The rebranded annual India Game Developer Conference has kicked off its 2018 event with a keynote by event organiser Rajesh Rao.
Previously known as NASSCOM GDC - and still sponsored by NASSCOM - the conference is now branching out on its own.
Not just putting together a conference, organisers are also at work on forming an Indian games trade body, inviting all games companies in the country to join. More details are expected to be announced in the near future.
Taking to the stage, Rao said reflected on the growth of the Indian games industry over the past few years.
Key trends include the PUBG ‘phenomenon’ across India. The game has proven hugely popular in the country, racking up millions of downloads and proving highly lucrative too. The latter is something games in India have traditionally found tough to crack.
The locally developed Ludo King by Gametion meanwhile has crossed 100 million downloads worldwide. On average it picks up 12 million daily active users.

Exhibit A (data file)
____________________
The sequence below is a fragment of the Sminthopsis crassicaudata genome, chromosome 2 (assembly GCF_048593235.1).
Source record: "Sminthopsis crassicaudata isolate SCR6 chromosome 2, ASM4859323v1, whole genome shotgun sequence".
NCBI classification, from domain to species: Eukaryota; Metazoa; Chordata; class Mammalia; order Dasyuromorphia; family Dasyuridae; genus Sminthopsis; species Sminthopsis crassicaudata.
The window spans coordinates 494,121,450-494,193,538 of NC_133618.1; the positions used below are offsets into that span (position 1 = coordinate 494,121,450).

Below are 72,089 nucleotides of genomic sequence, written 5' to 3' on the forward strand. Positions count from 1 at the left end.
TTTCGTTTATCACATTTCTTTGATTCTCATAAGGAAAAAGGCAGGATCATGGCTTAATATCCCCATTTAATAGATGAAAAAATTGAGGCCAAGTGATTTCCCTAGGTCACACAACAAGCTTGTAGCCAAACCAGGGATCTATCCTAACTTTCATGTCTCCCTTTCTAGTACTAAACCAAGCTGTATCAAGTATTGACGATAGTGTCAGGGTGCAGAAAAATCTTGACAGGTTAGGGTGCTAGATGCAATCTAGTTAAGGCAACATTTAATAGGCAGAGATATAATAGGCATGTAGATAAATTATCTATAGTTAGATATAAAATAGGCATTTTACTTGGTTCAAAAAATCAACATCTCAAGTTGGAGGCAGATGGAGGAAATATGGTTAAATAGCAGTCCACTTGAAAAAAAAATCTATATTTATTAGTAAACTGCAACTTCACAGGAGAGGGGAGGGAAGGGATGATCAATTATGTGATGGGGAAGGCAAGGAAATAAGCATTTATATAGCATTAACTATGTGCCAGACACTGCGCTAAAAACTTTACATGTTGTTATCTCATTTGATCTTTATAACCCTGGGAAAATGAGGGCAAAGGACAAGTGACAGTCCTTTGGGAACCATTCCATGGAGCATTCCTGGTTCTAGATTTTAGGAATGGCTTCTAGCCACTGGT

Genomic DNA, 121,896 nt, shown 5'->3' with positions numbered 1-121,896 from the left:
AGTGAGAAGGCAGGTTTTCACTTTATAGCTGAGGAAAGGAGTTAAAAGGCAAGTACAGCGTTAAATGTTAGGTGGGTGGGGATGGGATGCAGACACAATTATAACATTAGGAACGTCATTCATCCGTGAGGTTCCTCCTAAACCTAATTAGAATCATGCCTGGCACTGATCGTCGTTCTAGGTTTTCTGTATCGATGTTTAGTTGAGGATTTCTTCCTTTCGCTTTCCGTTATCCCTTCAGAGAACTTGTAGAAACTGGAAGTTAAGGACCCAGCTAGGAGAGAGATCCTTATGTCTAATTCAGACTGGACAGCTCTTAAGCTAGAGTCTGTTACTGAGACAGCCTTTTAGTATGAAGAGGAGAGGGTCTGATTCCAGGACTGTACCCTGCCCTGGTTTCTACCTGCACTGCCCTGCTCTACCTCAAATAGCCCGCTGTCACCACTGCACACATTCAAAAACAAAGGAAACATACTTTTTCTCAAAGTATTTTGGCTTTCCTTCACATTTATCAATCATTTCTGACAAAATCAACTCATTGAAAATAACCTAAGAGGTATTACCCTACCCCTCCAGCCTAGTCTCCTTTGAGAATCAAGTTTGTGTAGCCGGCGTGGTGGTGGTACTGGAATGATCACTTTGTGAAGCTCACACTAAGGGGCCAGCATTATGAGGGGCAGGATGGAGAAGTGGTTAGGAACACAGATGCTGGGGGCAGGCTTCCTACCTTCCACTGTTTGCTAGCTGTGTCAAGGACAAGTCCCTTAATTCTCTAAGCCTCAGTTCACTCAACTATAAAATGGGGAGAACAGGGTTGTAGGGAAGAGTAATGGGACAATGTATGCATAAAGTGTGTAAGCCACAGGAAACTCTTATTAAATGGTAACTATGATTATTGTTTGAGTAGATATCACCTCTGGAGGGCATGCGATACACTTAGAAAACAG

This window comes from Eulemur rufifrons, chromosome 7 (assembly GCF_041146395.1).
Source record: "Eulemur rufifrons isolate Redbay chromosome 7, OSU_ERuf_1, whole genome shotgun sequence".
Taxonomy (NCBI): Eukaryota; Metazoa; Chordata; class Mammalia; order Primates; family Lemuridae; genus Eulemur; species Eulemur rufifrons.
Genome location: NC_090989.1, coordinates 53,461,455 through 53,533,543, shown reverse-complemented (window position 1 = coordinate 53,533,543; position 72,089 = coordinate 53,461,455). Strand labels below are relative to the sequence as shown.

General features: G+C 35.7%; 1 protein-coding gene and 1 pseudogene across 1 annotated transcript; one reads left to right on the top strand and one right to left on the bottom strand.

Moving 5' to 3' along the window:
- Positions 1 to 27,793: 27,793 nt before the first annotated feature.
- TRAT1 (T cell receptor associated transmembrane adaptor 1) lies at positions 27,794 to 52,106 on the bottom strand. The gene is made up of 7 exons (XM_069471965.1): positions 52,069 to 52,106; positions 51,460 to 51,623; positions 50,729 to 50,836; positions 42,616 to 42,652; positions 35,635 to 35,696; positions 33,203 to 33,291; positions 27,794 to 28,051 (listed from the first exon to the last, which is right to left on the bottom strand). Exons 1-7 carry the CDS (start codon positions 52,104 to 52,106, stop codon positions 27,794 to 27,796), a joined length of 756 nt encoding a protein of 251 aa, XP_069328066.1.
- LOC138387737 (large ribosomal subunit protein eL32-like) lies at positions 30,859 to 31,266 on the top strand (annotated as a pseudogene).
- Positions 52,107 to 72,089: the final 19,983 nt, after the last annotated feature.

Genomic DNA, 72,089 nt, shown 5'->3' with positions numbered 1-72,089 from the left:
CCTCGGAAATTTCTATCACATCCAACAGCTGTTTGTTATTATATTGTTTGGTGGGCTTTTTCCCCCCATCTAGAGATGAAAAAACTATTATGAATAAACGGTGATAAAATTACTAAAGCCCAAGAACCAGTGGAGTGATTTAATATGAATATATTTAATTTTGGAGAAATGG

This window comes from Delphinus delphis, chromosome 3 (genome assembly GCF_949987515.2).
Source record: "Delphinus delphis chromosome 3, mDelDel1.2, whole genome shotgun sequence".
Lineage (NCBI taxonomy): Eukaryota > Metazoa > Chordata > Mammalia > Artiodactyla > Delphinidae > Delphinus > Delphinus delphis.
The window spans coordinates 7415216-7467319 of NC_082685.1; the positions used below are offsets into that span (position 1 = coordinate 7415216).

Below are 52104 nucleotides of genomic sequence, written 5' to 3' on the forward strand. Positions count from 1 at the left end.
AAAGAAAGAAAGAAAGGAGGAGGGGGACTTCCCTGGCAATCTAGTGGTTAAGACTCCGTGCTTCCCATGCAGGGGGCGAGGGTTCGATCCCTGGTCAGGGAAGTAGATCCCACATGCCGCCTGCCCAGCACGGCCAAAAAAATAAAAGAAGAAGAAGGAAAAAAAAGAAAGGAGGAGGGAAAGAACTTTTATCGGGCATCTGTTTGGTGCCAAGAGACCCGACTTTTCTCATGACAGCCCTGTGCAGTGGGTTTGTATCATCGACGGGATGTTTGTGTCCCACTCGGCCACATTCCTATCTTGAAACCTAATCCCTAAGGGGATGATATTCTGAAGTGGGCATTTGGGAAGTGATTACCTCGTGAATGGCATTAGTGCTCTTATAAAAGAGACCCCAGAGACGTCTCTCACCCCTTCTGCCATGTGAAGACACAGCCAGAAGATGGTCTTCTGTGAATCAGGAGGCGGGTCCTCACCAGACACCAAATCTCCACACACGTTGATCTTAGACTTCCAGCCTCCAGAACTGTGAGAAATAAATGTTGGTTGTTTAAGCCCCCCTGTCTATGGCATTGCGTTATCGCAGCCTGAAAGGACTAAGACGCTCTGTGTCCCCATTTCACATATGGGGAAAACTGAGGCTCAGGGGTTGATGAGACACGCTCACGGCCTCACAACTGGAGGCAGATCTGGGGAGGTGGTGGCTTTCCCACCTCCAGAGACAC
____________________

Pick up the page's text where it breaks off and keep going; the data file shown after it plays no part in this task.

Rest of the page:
Rao noted that just two years ago, that DAU figure was ‘just’ two million, growing six-fold in that time period. It’s something he feels also reflects the growth of the games industry amongst consumers in India.
“There’s every reason to believe that this industry is maturing very rapidly and this is a great time for all developers to look at India very seriously,” he said, calling out a “second wave” of older, wiser more mature games companies that are attracting more interest than ever.
More to come
IGDC takes place today and tomorrow (December 4th and 5th), alongside fellow event Unite India (December 5th and 6th).
Speakers at IGDC include NaturalMotion VP Julian Widdows, Avalanche Studios game director Francesco Antolini, Nazara Technologies CEO Manish Agarwal and Geogrify CEO Kate Edwards, to name a few.
The show also houses an exhibition for games companies across India and later today will host the IGDC Awards ceremony. PocketGamer.biz was represented on the judging panel.
We'll be reporting from the show over the next few days to provide a closer look at the Indian games market.